The amount of time spent sitting and remaining stationary during the school day increases with age. Secondary school pupils spend almost as much time sitting as adults. Are schools teaching pupils to sit? Could we create an environment that encourages children and young people to learn and be active?

Cutting down on sitting increases wellbeing, decreases musculoskeletal problems, prevents obesity and supports health.

Recommendations for children and young people
Get a wide variety of exercise. Take advantage of everyday opportunities for physical activity, such as trips to and from school and hobbies, and the time you spend with friends. Choose the types of physical activity that you enjoy. Even short trips accumulate a lot of exercise during a week and a year, almost unnoticed.

‘The one-hour rule: do not sit for over an hour at a time and exercise at least an hour a day.’


Consider how you could cut down on sitting and break up long periods of sitting still.

Recommendations for parents
Adults are responsible for making sure that children do not spend too much time sitting. Encourage children and young people to take regular breaks from the computer or other sedentary activities. Agree on ground rules for screen time to ensure that they will not sit continuously for over an hour at a time.

Consider how to design your home to reduce sitting. It is good for you to change posture, work standing up and sit more actively, such as using a gym ball. For gaming enthusiasts, games that require standing and moving bring variation to posture instead of continuous sitting.

‘Physically active everyday life is connected to better learning outcomes.’

Encourage children and young people to choose active ways to commute to school and hobbies. Even on longer journeys, it is possible to walk at least some of the way.
You set an example for children and young people of how to cut down on and break up sedentary periods, so you should also look after your own wellbeing.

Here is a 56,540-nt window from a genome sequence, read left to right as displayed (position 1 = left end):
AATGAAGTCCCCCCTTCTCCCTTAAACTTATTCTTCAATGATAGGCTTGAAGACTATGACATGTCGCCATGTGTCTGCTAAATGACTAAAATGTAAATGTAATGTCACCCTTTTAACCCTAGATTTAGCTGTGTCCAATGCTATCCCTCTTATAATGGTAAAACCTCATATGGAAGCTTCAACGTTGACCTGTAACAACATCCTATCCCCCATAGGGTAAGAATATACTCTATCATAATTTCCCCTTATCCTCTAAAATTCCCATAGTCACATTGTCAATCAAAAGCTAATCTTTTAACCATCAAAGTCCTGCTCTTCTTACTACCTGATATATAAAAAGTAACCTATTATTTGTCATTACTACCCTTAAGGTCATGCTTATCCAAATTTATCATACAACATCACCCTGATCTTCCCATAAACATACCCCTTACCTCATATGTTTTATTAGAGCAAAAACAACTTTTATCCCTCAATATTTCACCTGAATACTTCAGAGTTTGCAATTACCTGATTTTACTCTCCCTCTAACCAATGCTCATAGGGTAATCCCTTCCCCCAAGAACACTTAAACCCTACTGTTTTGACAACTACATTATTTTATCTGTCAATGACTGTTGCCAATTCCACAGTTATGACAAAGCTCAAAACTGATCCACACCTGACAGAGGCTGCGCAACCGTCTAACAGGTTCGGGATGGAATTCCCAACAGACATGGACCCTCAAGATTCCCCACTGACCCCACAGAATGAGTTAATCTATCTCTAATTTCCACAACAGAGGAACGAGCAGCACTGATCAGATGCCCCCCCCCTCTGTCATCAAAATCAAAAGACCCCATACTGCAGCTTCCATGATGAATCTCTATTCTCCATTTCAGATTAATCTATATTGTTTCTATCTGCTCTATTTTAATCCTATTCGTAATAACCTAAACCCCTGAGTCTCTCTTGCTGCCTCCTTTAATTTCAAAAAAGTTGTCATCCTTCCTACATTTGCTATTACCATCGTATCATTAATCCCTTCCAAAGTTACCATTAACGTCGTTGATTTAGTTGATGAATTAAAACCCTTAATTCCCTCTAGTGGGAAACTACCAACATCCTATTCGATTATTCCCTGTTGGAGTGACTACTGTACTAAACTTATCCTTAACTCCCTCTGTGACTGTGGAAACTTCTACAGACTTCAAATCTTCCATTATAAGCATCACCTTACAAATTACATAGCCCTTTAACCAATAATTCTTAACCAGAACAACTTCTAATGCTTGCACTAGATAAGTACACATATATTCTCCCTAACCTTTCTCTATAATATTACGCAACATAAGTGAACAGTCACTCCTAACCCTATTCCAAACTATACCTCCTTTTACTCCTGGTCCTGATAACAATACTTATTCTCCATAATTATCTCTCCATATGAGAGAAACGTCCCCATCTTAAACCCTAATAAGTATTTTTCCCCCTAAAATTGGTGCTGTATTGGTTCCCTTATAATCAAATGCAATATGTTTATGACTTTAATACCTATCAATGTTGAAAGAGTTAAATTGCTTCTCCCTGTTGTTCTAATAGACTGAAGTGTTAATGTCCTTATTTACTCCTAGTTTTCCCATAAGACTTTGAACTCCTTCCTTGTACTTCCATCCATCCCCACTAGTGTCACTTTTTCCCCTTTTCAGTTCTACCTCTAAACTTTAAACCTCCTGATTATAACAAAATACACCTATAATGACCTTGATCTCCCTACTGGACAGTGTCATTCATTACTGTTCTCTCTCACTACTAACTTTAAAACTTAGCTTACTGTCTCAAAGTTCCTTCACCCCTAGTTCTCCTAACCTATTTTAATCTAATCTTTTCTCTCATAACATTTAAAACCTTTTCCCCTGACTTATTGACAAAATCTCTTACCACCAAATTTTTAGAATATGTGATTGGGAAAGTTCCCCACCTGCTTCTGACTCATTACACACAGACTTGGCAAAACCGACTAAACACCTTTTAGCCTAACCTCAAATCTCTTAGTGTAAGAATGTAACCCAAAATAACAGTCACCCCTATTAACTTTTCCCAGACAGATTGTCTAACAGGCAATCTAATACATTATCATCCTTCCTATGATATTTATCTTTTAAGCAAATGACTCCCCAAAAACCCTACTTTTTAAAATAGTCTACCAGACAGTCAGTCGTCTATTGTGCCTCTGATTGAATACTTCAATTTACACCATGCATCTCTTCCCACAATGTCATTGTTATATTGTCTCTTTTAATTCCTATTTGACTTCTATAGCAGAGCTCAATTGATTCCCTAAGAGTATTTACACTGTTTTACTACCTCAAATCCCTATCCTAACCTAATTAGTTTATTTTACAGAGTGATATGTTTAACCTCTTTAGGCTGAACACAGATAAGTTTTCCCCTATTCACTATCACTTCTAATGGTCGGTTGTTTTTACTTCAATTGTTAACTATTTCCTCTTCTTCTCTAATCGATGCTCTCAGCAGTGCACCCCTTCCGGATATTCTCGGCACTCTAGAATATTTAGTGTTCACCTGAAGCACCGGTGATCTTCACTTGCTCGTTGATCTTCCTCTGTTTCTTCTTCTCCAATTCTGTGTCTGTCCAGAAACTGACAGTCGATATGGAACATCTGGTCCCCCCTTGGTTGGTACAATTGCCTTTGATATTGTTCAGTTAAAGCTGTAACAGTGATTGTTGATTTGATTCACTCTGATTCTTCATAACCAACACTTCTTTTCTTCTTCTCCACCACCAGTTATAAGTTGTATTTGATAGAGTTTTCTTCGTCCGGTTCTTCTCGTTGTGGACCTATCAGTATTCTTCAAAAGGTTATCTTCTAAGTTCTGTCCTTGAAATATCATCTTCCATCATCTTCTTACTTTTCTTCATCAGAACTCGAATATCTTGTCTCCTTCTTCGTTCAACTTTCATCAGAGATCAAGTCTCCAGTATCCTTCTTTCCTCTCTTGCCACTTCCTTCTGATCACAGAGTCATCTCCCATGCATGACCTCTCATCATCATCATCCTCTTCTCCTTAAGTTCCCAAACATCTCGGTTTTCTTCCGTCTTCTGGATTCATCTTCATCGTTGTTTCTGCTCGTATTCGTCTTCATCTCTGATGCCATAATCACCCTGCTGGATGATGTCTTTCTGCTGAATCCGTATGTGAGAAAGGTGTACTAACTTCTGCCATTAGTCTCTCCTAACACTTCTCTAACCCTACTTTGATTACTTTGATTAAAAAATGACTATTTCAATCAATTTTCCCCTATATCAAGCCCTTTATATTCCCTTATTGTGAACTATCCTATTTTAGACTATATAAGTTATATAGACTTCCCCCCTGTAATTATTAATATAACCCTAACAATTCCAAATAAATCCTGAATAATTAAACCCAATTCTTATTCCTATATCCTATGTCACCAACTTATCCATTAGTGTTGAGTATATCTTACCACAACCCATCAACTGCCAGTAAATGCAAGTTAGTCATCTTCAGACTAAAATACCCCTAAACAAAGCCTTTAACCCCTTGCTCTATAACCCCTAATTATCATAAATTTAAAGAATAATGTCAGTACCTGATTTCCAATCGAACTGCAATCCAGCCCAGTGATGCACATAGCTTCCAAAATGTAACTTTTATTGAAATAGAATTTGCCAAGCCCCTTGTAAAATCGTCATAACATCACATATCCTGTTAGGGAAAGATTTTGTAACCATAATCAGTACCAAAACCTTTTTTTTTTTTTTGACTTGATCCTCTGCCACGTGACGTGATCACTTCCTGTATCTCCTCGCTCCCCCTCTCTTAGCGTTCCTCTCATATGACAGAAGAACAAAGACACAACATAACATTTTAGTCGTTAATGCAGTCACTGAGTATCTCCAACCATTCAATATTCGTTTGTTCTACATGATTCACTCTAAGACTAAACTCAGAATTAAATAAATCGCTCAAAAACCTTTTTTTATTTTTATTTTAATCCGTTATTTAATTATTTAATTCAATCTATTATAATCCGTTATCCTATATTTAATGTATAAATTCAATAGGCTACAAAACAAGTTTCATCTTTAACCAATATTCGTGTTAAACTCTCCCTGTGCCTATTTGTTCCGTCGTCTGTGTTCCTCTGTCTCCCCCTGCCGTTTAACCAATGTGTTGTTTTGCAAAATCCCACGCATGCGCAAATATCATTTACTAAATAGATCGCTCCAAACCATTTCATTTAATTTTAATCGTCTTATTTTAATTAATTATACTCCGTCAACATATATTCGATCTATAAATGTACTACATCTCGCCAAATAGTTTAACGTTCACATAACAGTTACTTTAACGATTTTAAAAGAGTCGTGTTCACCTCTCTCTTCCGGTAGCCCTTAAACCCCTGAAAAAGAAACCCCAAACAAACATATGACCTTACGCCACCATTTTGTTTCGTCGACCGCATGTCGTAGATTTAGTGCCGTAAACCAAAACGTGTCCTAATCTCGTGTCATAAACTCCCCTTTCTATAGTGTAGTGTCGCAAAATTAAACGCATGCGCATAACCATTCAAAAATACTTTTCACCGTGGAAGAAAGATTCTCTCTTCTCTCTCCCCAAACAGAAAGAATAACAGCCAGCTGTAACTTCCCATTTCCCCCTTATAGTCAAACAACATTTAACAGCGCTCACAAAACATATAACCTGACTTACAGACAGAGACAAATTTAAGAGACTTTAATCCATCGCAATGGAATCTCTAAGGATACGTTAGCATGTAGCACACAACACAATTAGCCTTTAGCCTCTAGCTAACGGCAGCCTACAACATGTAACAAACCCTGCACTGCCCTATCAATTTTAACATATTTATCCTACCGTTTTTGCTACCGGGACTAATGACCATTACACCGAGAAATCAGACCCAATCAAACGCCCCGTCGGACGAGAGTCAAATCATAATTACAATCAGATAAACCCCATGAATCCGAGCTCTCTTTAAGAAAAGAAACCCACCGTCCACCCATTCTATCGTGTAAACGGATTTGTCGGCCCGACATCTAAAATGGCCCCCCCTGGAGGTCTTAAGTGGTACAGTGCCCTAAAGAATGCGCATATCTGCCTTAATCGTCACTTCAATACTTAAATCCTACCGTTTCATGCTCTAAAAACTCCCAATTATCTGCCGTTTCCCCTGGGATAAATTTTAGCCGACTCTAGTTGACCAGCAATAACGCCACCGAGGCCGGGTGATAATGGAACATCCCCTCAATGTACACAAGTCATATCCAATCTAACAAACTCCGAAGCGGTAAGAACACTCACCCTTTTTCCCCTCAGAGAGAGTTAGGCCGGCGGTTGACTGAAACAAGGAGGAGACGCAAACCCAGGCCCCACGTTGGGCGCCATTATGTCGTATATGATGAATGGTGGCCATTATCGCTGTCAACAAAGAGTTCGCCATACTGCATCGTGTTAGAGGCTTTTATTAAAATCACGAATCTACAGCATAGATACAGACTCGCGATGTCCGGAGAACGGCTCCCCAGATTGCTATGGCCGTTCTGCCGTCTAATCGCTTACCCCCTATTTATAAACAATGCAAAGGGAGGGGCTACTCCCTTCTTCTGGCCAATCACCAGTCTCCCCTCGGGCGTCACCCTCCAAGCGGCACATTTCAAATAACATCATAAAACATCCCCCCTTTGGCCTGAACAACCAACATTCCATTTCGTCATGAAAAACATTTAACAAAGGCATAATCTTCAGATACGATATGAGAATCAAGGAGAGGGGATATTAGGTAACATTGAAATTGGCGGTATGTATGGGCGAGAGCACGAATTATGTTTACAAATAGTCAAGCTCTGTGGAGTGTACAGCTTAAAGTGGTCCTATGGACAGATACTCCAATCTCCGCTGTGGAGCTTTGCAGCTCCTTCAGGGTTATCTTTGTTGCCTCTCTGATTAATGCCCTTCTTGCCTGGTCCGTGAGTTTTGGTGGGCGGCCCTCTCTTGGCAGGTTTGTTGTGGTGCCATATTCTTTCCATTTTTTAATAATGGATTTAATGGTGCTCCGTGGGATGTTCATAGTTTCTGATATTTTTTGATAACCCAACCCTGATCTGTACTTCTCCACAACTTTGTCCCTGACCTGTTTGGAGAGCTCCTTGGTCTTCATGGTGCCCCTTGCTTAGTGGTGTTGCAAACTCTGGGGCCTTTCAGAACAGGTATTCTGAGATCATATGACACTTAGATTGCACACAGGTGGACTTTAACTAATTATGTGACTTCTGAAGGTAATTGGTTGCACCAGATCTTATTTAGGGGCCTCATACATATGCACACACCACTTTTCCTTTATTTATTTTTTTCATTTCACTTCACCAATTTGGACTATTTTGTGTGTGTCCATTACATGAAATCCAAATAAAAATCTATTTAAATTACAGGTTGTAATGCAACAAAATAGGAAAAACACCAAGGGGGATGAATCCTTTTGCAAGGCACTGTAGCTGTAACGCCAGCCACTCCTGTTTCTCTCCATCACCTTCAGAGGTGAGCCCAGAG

Recommendations for teachers and instructors
Support children and young people in their activities, learning and exercise in an age-appropriate manner. Aim to reduce and regularly break up continuous sedentary and stationary periods that would last for hours. It is also a good idea to explain why you take breaks from sitting.

Does your school have unnecessary rules and restrictions that prevent children from freely engaging in physical activity? Does your school offer varied and innovative ways of working? Every school day should include postural rotation and versatile physical activity. Does your school offer opportunities for pupils to work standing up once in a while or stretch their legs during lessons?

Take the disadvantages of sitting continuously for hours on end into account in all your teaching work. Work with children and young people to develop school facilities and ways to cut down on sitting. It is also possible to address cutting down on sitting as part of theoretical and practical education.

School healthcare staff
Cutting down on sitting increases the wellbeing of children and young people. Include promotion of physical activity and cutting down on sitting as part of health checks.

Read more:
National recommendations to reduce sedentary time issued by the Ministry of Social Affairs and Health
Ideas to increase physical activity during the school day available on the website of the Finnish Schools on the Move programme

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